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Dean Braybrooke Gray

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About Dean Braybrooke Gray

  • Birthday 01/21/1982

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    2nd Assistant Camera
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  1. We already had ND filter wheel 2 in, ND 3 was too bigger stop loss, but a 1/125 shutter speed seemed to equal that final 1 & 1/2 stops we needed to lose, allowing the op to open up to f1.8, it was a sit down interview incidentally. I've always heard conflicting opinions on this from really experienced operators! I'm guessing, rule of thumb would be to only apply shutter as a form of ND when your shooting in controlled conditions with minimal subject/object movement, and when your ND tools have all been exhausted! Thanks for everyone opinions :lol:
  2. You should never shoot interlace because interlace is obsolete and produces a lot of undesirable artifacts. You should instead shoot 50p progressive scan high definition video instead of 50i. Supposing your asked to deliver coverage of an event such as a grand prix in standard definition (excusing all the logistics involved in such a scenario) you would shoot 25P over 50i ?!
  3. Hi there, Are there any negative points to using the shutter as a type of ND when you want to shoot wide open. I know that shutter speeds 1/25 or below introduces motion artefacts, but i was wondering if there are any negatives when using higher shutter speeds (when shooting Interlace i should add) I was assisting today using the Sony DVW790 shooting 50i, and this is what the camera operator did to get to f1.8, 1/125 was the shutter speed. I've always used ND filters or in camera filters, but I've noticed several operators use the shutter to achieve the same effect as an ND, and wondered if this has any undeserible effects which may only become apparent when broadcast? Cheers Dean
  4. if you can afford a 35mm adaptor (don't use the letus) you would have a lot more choice when pulling focus, isolating the characters or action relevant to the story. it's always a massive effort trying to reduce the depth of field with small chip cameras like the hvx200 (3 x 1/3") especially as you lose a stop at the end of the lens. on the very few occasions i've used the hvx200, i've had a .3ND filter in the kit, and after finding my frame on a mid or close, i've taken a few steps back (begrudgingly) and matched the frame. it's not much, but it just helps to get the background softer than you had it before.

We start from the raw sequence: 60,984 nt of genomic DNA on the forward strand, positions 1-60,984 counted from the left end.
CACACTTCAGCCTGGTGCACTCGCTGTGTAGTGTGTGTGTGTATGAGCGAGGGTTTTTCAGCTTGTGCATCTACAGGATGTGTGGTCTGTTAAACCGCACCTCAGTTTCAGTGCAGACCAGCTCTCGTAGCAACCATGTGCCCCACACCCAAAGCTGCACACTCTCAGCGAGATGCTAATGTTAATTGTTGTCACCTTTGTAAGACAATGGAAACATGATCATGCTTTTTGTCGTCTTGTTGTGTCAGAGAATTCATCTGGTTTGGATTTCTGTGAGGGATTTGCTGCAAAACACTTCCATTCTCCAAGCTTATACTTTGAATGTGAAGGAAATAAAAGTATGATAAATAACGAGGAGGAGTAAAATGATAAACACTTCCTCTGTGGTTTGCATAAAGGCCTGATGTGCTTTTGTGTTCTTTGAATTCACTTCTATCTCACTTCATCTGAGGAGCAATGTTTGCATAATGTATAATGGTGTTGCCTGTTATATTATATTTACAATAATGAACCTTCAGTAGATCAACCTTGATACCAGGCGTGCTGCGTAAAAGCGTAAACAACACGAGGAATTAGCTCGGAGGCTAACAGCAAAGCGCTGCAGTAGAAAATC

5. please correct me if i'm wrong people, but pulling focus on the hvx 200 can't be done by marking the lens barrel with focus distances. rotating the focus ring at a very slow speeds doesn't actually adjust the focus, i believe it's the same with the sony hvr z1e, thus your markings will not be accurate. i can't explain the mechanics behind the way these prosumer camera lens work, but on a music promo i shot over 2 years ago on the hvx200, i relied heavily on the focus assist and using the feet/meters function in the lcd display as a rough guide. a hd monitor on set is essential for focus checks with this camera (in my opinion)
  6. hdcam with a 35mm lens adaptor? not that i can really judge on a 13" mac book.
  7. i bet he's on orange?! what format did you shoot this on? the offering of the mobile to the communications mast was very funny well done
  8. here is a link to a video i shot over 2 years ago, as an entry to a competition launched by dj shadow to find a video for his single 'this time'. it was shot on the sony hvr z1e, in cineframe 25 mode, it was de-interlaced in fcp, given a basic tweak with various colour correction options, and submitted. we didn't make the top ten! the actual shoot day was good fun, i shot, a friend directed, and my brother skated. the look was all thanks to 1 lastolite reflector and some amazing 'british autumn sunlight' which we we're very fortunate with, like an extended 'magic hour' any feedback, likes/dislikes would be appreciated, as it's "all a learning curve" thanks dean
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